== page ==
- The Washington Times - Wednesday, June 2, 2004

Post-September 11, 2001, travel restrictions have cost U.S. exporters more than $30 billion as foreign businessmen face time-consuming obstacles to entering the country and buying American goods or working in their U.S. offices, according to a report released yesterday.

The report, which carried results of a survey conducted on behalf of the Association for Manufacturing and Technology, the National Foreign Trade Council, the U.S.-China Business Council and other business groups, blamed the direct and indirect costs on inefficient bureaucracy at the State Department, Homeland Security Department and FBI.

A State Department spokesman said the survey did not accurately reflect changes during the past year that allow rapid visa processing and large number of visa approvals for most business travelers.

In all, 734 firms were surveyed on the effect of travel restrictions from July 2002 through March 2004.

The visa delays especially hurt U.S. companies trying to sell products to China, India and Russia, where visa requirements and restrictions on buying technologically advanced products can complicate and lengthen the process for granting visas, the report said.

Business travelers from Malaysia, Indonesia and South Korea also faced unexplained delays of weeks or months when applications for business visas were sent to Washington for a security review, the report said.

“This is a global issue,” said Pam Kassner, director of external communications for Rockwell Automation, a Milwaukee firm that makes products to automate production lines, and a member of the U.S.-China Business Council.

“You’re trying to bring employees and customers over to show your products — if you can’t, you can’t compete,” Ms. Kassner said.

The report also cited companies such as Boeing Co., Motorola Inc. and Lucent Technologies experiencing delays when trying to bring customers or employees to the United States.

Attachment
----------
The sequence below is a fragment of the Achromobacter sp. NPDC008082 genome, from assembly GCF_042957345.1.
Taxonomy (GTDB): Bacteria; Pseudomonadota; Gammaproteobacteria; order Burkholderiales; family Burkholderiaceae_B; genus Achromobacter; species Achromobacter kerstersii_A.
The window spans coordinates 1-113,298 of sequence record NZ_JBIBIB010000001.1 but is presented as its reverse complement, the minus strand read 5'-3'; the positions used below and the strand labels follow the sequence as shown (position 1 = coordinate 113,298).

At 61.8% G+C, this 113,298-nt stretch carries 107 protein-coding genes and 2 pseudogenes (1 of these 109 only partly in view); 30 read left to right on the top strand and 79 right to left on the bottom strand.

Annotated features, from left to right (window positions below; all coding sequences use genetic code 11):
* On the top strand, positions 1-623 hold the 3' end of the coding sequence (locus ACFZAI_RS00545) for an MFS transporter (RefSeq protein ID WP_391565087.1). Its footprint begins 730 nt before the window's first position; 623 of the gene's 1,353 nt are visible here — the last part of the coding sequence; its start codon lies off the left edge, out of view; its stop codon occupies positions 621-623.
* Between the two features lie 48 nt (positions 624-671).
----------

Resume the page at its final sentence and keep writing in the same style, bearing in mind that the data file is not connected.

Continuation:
“When legitimate foreign business executives and vital international customers cannot enter the U.S. to conduct normal business, it is our companies, our workers, our economy and our international relations that pay the price,” said Bill Reinsch, president of the National Foreign Trade Council.

The State Department issues tourist, business, student and other visas at embassies and consulates, but turns to law-enforcement and intelligence agencies for security reviews for some applications.

Stuart Patt, spokesman for the State Department’s Bureau of Consular Affairs, said 98 percent of business visas worldwide are issued almost immediately.

“They are talking about an extremely small number of cases,” he said.

The 2 percent of applications that are sent for further review are returned with a decision in less than a month in four out of five cases, he said.

“The thing is, this report goes back two years. The way we are doing things now is very different than the way we were back then. If you were to ask me these questions in 2002, I would have to acknowledge we had long waiting times,” Mr. Patt said.

Mr. Reinsch said the survey indicated that problems were getting worse, not better.

In fiscal 2003, the State Department issued 2.6 million business visas, compared with 2.9 million in 2002 and 4.2 million in 2001, Mr. Patt said. The trend reflects an overall decline in applications, he said.

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